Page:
The LIFT Credit

Senator Kamala Harris (D-CA) recently introduced a plan to create yet another unaffordable federal entitlement program that would drastically increase Americans’ reliance on welfare and discourage work and independence for America’s middle class. The LIFT (Livable Incomes for Families Today) the Middle Class Act would provide an annual subsidy of up to $6,000 per family for all households earning under $100,000 per year and up to $3,000 for single filers earning under $50,000 per year. This subsidy could be dispersed at the end of the year or in monthly installments.

The LIFT Credit Would Bust the Federal Budget

Expert analysis demonstrates that this proposal is unsustainable. Independent analysis by the Tax Foundation estimates the static cost of this proposal to be $2.7 trillion over ten years.[1] To finance this program, net interest payments would also increase by $478 billion over the same period, bringing the total added taxpayer burden to a cautious estimate of $3.2 trillion.[2] [3]

A second independent analysis by the Penn Wharton Budget Model (PWBM) estimates the static cost of the proposal to be closer to $3.1 trillion over the budget window.[4] Associated net interest payment increases would run over $532 billion,[5] bringing the total cost under this model to $3.6 trillion.

The LIFT Credit is Unworkable

The LIFT credit purports to help low- and middle-class Americans. In reality, however, it would cost jobs and bust the federal budget by funneling Americans into a massively expanded welfare system. The proposal would encourage reliance on a monthly welfare check for families that make over 600 percent of the federal poverty threshold.[6] This has another negative effect—translating to higher marginal tax rates for some, according to PWBM. These higher tax rates would further reduce incentives to work for many families trying to avoid higher taxes.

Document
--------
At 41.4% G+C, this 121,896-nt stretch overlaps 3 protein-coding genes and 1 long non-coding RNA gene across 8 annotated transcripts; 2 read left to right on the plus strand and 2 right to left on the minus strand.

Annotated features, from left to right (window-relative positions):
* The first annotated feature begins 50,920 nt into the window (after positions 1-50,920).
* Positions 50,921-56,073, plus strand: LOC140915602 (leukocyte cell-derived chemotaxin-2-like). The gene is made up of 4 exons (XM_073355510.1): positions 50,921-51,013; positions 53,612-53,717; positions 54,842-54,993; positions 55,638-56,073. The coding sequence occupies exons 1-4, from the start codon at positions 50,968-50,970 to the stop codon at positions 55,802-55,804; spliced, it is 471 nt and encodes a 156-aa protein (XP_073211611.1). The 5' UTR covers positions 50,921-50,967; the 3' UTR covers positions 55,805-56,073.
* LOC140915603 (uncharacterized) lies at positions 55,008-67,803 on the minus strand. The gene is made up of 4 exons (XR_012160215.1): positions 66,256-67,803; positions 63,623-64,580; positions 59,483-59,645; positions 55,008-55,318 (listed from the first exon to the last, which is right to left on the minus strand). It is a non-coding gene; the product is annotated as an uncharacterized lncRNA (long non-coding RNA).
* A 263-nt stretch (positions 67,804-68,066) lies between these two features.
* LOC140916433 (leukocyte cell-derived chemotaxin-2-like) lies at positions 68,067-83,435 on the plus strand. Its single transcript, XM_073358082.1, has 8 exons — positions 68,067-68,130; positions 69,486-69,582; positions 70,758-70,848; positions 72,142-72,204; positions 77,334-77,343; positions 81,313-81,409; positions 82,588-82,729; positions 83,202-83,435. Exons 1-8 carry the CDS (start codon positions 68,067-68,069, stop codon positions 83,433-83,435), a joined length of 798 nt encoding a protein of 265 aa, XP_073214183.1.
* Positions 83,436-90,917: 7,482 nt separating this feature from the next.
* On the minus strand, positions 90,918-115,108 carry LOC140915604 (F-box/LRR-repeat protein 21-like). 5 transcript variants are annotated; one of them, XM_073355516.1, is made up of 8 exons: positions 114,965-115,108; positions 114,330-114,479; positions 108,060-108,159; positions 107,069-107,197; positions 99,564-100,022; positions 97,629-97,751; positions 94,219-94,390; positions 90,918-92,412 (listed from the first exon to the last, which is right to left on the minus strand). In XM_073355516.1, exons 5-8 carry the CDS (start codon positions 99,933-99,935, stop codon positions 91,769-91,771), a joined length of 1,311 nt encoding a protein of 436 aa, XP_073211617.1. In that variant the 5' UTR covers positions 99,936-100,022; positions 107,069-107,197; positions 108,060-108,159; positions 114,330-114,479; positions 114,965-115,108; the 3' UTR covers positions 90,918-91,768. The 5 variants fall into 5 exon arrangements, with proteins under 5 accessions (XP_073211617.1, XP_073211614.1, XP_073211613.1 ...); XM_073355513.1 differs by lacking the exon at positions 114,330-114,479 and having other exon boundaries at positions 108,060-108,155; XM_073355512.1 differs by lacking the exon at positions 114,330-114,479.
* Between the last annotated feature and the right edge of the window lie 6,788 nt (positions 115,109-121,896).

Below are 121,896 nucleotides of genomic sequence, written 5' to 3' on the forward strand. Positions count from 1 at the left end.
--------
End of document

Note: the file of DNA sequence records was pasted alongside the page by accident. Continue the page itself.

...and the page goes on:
Further, the LIFT credit would dramatically shrink the labor force. The Tax Foundation determined the implementation of this proposal’s subsidies would cost nearly 830,000 jobs and have the effect of reducing gross domestic production (GDP) by 0.7 percent. Such impacts would disproportionately affect middle class Americans—those traditionally hurt most by a shrinking labor force and a condensing economy. Ultimately, this misguided Democrat plan to help American workers is a simple wealth transfer. Rather than increasing post-tax paychecks and encouraging economic growth, this proposal would eliminate jobs and increase government-dependence.

Republican Solutions for Lifting Americans Out of Poverty 

Americans should not have to rely on the Federal Government for their livelihood. Rather, the government should remove regulatory barriers stifling job creation, encourage work, and support Americans by allowing them to keep more of their hard-earned money. This is precisely the record of the Tax Cuts and Jobs Act of 2017,[7] which resulted in the projected creation of approximately a million jobs and a 0.7 percent boost in GDP over the next decade.[8] Republicans will continue to support pro-growth policies to create jobs, grow the economy, and ensure that America’s middle-class continues to thrive.


[1] Kyle Pomerleau, Tax Foundation, “Analysis of Senator Kamala Harris’s “LIFT the Middle-Class Act”,” October 24, 2018,

[2] Calculated by House Budget Committee Majority Staff using CBO’s April 2018 Baseline and implicit interest rates.

[3] All estimates are based on available data. Legislative text has not yet been released

[4] John Ricco and Richard Prisinzano, Penn Wharton Budget Model, University of Pennsylvania, “Analyzing the Budgetary and Incentive Effects of Senator Kamala Harris’s Proposed LIFT Act,” October 25, 2018,

[5] Calculated by House Budget Committee Majority Staff using CBO’s April 2018 Baseline and implicit interest rates.

[6] The 2018 federal poverty threshold for a married couple that would be eligible for the $100,000 earnings limit is $16,460.

[7] Tax Cuts and Jobs Act of 2017, Pub. L. No. 115-97, 131 Stat. 2239 (2017).

[8] Congressional Budget Office, Budget and Economic Outlook: 2018 to 2028, April 9, 2018,, with supplemental correction issued April 17, 2018.


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